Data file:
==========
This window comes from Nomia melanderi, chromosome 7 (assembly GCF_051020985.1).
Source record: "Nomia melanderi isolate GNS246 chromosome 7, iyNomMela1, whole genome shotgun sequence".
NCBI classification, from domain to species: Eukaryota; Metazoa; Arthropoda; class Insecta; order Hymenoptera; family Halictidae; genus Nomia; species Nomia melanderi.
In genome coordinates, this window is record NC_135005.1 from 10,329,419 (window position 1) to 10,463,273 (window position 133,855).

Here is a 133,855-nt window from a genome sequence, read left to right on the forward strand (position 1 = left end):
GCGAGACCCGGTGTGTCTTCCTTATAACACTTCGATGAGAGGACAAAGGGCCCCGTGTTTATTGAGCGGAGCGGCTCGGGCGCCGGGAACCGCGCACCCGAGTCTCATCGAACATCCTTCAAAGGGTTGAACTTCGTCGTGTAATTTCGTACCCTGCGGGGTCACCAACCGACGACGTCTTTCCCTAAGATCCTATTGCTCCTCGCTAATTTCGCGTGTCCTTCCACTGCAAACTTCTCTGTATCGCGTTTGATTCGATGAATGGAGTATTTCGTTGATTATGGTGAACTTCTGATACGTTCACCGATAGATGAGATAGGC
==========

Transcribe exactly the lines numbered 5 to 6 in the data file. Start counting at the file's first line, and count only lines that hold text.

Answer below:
Here is a 133,855-nt window from a genome sequence, read left to right on the forward strand (position 1 = left end):
GCGAGACCCGGTGTGTCTTCCTTATAACACTTCGATGAGAGGACAAAGGGCCCCGTGTTTATTGAGCGGAGCGGCTCGGGCGCCGGGAACCGCGCACCCGAGTCTCATCGAACATCCTTCAAAGGGTTGAACTTCGTCGTGTAATTTCGTACCCTGCGGGGTCACCAACCGACGACGTCTTTCCCTAAGATCCTATTGCTCCTCGCTAATTTCGCGTGTCCTTCCACTGCAAACTTCTCTGTATCGCGTTTGATTCGATGAATGGAGTATTTCGTTGATTATGGTGAACTTCTGATACGTTCACCGATAGATGAGATAGGC